THERE  are better things for journalists and their audiences to do than accept that the world has entered a post-truth era or that what comes out of the press is fake by default. 

Disinformation becomes normal only when people sit back and do nothing to promote a culture of truth-seeking and truth-telling. 

Fake news, spread at internet speeds may have been used by various entities to secure electoral victories around the world in the last half decade, but here are some things we can do to foil machinations that try to give lies the final word.

Continue Reading

No Comments on Let’s not accept disinformation in media as normal

Fake News: View of a non-journalist

  By Rev. Fr. Ramon D. Echica [Based on his talk at the Cebu Citizens-Press Council (CCPC) media forum during Cebu Press Freedom Week 2019, held at MBF Cebu Press…

Continue Reading

 

By Rev. Fr. Ramon D. Echica

[Based on his talk at the Cebu Citizens-Press Council (CCPC) media forum during Cebu Press Freedom Week 2019, held at MBF Cebu Press Center in Sudlon, Lahug, Cebu City last Sept. 19, 2019. The other speaker at the forum was Jason A. Baguia, a  communication teacher-researcher at U.P. Cebu and former Cebu Daily News columnist.]

I am offering my reflections on fake news neither as a cleric nor part of the academe, although I also cannot leave these two hats behind. I like to think that this piece simply comes from a non-journalist, sharing his thoughts to the professional practitioners of journalism.

The landscape of mainstream media is changing rapidly in large part because of social media. Like almost all things, this novel phenomenon has its upsides and downsides. On the former, social media connects people. It is now possible to talk to someone miles away, and free of charge. Indeed, most people believe they are better off with social media than with none.


It is fake news when it is used by political leaders to harass journalists and there is threat of greater harm. Media consumers need to think critically. And journalists can be more honest about their biases and not fail to apologize for their mistakes.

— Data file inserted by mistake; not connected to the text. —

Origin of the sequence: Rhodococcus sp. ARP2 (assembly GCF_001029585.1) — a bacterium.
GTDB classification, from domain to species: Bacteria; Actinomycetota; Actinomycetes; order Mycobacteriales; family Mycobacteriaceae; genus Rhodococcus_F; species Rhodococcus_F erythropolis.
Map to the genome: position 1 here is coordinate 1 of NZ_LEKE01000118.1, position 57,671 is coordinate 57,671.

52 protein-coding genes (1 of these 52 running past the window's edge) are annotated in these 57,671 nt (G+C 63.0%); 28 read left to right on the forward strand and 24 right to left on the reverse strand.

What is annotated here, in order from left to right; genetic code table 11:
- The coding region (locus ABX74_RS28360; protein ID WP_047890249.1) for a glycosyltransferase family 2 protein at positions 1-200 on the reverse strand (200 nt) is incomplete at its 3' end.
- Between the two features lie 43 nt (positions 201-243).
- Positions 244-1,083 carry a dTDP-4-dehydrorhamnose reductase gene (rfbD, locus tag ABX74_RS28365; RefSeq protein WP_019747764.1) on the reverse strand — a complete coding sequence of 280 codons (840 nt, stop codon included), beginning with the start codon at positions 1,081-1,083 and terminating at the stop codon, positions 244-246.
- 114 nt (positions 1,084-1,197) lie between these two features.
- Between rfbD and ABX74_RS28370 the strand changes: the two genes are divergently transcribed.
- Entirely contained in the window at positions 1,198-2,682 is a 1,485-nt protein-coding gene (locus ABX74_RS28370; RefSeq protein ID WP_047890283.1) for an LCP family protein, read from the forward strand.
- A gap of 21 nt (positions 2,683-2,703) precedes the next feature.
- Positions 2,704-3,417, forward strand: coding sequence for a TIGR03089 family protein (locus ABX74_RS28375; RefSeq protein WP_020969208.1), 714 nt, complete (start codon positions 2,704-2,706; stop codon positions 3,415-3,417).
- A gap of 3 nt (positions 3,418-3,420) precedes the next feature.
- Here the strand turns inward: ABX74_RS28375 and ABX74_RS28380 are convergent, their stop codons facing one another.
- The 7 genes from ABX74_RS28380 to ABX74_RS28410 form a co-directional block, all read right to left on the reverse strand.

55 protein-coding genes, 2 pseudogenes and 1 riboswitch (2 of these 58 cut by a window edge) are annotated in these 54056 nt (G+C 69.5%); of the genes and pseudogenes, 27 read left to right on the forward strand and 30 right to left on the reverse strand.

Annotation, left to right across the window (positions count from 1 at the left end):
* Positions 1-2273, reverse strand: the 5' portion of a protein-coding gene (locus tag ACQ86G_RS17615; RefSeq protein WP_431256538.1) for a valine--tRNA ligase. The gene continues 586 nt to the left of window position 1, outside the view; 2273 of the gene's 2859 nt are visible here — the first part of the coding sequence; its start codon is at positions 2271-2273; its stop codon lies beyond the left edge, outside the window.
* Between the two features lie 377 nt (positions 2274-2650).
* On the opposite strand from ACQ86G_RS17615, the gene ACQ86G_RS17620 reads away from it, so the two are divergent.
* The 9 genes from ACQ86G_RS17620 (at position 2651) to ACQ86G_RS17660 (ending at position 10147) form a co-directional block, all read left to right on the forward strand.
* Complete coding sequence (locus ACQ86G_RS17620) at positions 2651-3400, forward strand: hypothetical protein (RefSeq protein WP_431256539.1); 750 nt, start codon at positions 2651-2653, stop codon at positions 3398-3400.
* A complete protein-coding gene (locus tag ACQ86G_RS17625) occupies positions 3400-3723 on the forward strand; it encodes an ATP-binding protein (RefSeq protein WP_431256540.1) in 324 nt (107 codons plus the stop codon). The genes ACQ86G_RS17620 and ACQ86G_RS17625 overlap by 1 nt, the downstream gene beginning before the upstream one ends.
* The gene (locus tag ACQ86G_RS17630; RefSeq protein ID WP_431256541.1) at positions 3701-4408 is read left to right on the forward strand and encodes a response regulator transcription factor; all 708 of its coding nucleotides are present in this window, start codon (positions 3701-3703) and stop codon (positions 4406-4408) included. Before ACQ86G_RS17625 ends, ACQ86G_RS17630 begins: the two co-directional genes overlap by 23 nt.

Continue Reading

No Comments on Fake News: View of a non-journalist

Cebu journalists exposed to China media, culture in group visits

It is  new only because the invitation comes from China through “private organizations.” For decades a similar grant, but for trips to the United States, was offered by the American…

Continue Reading


It is  new only because the invitation comes from China through “private organizations.” For decades a similar grant, but for trips to the United States, was offered by the American state department’s Visitor’s Program and accepted by a number of local newspaper and broadcast practitioners. What is strikingly different is that China’s VP offers glimpses into how media under an autocratic government works.


SINCE 2016,  a number of  mainstream media workers from Cebu have been attending media seminars in China, sponsored purportedly by private institutions through the Chinese consulate office in Cebu.

The latest was organized at the behest of the China International Publishing Group and was held between June 18 and July 19 in Beijing, said Fred Languido who, together with Carlo Lorenciana of “The Freeman” daily newspaper and former “Banat News”  editor John Rey Saavedra, who now works with the government-run Philippine News Agency,  were among the attendees.

Continue Reading

No Comments on Cebu journalists exposed to China media, culture in group visits

Expanded Sotto Law to benefit more media practitioners

The amendment to the Sotto Law, also known as Press Freedom Law, expanding the protection to journalists, has finally been approved. The law now covers not just print journalists but …

Continue Reading

The amendment to the Sotto Law, also known as Press Freedom Law, expanding